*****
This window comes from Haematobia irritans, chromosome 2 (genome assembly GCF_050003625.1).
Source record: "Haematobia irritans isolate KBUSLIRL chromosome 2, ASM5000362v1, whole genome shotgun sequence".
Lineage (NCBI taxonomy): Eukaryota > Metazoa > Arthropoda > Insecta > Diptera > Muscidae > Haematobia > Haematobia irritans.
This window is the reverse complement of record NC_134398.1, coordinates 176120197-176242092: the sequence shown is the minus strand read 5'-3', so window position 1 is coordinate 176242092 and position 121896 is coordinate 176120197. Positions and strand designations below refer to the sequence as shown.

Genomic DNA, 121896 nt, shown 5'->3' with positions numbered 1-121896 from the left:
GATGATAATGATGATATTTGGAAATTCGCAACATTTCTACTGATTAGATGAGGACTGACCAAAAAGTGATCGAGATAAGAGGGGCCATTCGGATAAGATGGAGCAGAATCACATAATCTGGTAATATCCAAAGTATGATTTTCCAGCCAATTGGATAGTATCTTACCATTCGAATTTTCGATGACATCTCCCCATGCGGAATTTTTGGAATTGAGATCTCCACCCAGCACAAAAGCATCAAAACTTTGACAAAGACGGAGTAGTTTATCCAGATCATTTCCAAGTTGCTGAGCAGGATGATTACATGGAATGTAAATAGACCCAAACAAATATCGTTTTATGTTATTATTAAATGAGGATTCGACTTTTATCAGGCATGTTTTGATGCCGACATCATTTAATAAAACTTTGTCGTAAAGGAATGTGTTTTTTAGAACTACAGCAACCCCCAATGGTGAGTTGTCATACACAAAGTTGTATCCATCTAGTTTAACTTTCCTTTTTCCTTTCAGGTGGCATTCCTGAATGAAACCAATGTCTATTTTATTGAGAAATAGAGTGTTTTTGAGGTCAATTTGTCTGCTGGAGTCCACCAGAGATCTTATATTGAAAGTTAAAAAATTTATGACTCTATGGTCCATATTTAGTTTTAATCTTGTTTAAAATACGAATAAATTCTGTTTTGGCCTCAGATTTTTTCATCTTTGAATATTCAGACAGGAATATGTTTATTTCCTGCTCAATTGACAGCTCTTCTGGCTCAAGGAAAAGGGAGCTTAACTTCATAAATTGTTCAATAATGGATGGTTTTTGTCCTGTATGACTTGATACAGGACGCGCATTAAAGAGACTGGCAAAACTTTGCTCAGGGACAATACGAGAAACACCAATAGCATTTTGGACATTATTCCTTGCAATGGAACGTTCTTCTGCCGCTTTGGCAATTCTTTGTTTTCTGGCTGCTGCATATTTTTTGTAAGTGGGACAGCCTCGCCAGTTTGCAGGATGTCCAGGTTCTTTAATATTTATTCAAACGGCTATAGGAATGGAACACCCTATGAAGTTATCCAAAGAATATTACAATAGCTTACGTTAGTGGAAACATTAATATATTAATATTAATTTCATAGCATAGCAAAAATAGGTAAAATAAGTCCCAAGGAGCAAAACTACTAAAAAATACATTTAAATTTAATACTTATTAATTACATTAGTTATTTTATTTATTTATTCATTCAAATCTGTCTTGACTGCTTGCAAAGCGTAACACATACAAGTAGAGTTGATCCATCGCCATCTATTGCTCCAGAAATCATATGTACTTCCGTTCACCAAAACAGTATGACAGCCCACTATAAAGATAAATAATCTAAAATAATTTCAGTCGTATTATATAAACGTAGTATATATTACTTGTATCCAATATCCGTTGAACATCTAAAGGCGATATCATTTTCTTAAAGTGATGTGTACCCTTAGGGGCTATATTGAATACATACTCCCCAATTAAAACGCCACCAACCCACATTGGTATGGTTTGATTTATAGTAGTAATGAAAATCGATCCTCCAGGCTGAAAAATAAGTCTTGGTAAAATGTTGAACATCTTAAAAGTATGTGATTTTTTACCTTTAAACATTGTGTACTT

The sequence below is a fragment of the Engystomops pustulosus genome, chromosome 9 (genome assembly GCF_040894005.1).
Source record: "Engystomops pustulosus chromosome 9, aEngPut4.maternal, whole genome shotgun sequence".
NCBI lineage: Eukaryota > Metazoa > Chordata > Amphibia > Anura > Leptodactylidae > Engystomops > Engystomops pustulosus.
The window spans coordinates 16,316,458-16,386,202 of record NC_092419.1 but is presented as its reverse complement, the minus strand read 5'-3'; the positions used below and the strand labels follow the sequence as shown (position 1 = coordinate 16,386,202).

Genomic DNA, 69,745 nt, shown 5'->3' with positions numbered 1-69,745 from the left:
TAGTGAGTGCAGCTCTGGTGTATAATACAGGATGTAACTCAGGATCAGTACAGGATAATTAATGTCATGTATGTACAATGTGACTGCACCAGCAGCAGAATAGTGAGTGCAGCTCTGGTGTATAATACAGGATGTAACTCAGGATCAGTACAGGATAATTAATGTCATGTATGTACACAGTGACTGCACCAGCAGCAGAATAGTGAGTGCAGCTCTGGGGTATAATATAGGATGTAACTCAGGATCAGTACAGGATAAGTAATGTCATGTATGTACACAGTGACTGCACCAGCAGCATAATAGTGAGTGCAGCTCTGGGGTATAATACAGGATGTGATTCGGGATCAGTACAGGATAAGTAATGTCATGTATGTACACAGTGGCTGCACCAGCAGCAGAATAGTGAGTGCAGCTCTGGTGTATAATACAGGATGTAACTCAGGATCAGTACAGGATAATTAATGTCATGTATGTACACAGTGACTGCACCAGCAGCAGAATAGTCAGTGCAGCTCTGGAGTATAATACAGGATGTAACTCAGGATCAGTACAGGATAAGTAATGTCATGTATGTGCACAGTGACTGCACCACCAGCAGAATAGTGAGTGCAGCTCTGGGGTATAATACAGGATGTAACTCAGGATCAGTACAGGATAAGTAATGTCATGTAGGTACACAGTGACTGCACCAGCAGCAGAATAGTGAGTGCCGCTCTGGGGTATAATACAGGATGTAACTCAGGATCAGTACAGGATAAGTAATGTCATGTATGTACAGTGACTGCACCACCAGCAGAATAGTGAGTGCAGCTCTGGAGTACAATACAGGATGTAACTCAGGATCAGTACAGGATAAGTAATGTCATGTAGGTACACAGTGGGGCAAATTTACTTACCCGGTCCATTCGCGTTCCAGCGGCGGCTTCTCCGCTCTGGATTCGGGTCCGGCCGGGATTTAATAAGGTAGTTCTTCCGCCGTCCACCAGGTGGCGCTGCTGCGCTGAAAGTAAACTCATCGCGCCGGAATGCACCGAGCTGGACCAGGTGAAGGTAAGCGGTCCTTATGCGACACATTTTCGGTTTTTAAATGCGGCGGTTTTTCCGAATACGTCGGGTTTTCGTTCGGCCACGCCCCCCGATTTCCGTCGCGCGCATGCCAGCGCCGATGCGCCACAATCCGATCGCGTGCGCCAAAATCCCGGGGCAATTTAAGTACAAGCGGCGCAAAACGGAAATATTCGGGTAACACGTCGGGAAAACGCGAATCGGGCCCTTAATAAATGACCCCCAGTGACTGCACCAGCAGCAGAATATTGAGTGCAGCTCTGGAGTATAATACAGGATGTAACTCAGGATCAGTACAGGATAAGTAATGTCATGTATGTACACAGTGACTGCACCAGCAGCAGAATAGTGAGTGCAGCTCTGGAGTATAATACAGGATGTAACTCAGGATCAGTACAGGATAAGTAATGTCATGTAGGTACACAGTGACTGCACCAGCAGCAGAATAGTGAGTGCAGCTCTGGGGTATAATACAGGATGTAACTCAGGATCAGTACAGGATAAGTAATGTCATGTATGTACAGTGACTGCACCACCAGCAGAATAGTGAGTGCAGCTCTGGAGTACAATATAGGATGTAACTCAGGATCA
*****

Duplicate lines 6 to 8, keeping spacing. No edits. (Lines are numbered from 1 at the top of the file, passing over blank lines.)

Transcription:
GATGATAATGATGATATTTGGAAATTCGCAACATTTCTACTGATTAGATGAGGACTGACCAAAAAGTGATCGAGATAAGAGGGGCCATTCGGATAAGATGGAGCAGAATCACATAATCTGGTAATATCCAAAGTATGATTTTCCAGCCAATTGGATAGTATCTTACCATTCGAATTTTCGATGACATCTCCCCATGCGGAATTTTTGGAATTGAGATCTCCACCCAGCACAAAAGCATCAAAACTTTGACAAAGACGGAGTAGTTTATCCAGATCATTTCCAAGTTGCTGAGCAGGATGATTACATGGAATGTAAATAGACCCAAACAAATATCGTTTTATGTTATTATTAAATGAGGATTCGACTTTTATCAGGCATGTTTTGATGCCGACATCATTTAATAAAACTTTGTCGTAAAGGAATGTGTTTTTTAGAACTACAGCAACCCCCAATGGTGAGTTGTCATACACAAAGTTGTATCCATCTAGTTTAACTTTCCTTTTTCCTTTCAGGTGGCATTCCTGAATGAAACCAATGTCTATTTTATTGAGAAATAGAGTGTTTTTGAGGTCAATTTGTCTGCTGGAGTCCACCAGAGATCTTATATTGAAAGTTAAAAAATTTATGACTCTATGGTCCATATTTAGTTTTAATCTTGTTTAAAATACGAATAAATTCTGTTTTGGCCTCAGATTTTTTCATCTTTGAATATTCAGACAGGAATATGTTTATTTCCTGCTCAATTGACAGCTCTTCTGGCTCAAGGAAAAGGGAGCTTAACTTCATAAATTGTTCAATAATGGATGGTTTTTGTCCTGTATGACTTGATACAGGACGCGCATTAAAGAGACTGGCAAAACTTTGCTCAGGGACAATACGAGAAACACCAATAGCATTTTGGACATTATTCCTTGCAATGGAACGTTCTTCTGCCGCTTTGGCAATTCTTTGTTTTCTGGCTGCTGCATATTTTTTGTAAGTGGGACAGCCTCGCCAGTTTGCAGGATGTCCAGGTTCTTTAATATTTATTCAAACGGCTATAGGAATGGAACACCCTATGAAGTTATCCAAAGAATATTACAATAGCTTACGTTAGTGGAAACATTAATATATTAATATTAATTTCATAGCATAGCAAAAATAGGTAAAATAAGTCCCAAGGAGCAAAACTACTAAAAAATACATTTAAATTTAATACTTATTAATTACATTAGTTATTTTATTTATTTATTCATTCAAATCTGTCTTGACTGCTTGCAAAGCGTAACACATACAAGTAGAGTTGATCCATCGCCATCTATTGCTCCAGAAATCATATGTACTTCCGTTCACCAAAACAGTATGACAGCCCACTATAAAGATAAATAATCTAAAATAATTTCAGTCGTATTATATAAACGTAGTATATATTACTTGTATCCAATATCCGTTGAACATCTAAAGGCGATATCATTTTCTTAAAGTGATGTGTACCCTTAGGGGCTATATTGAATACATACTCCCCAATTAAAACGCCACCAACCCACATTGGTATGGTTTGATTTATAGTAGTAATGAAAATCGATCCTCCAGGCTGAAAAATAAGTCTTGGTAAAATGTTGAACATCTTAAAAGTATGTGATTTTTTACCTTTAAACATTGTGTACTT

The sequence below is a fragment of the Engystomops pustulosus genome, chromosome 9 (genome assembly GCF_040894005.1).
Source record: "Engystomops pustulosus chromosome 9, aEngPut4.maternal, whole genome shotgun sequence".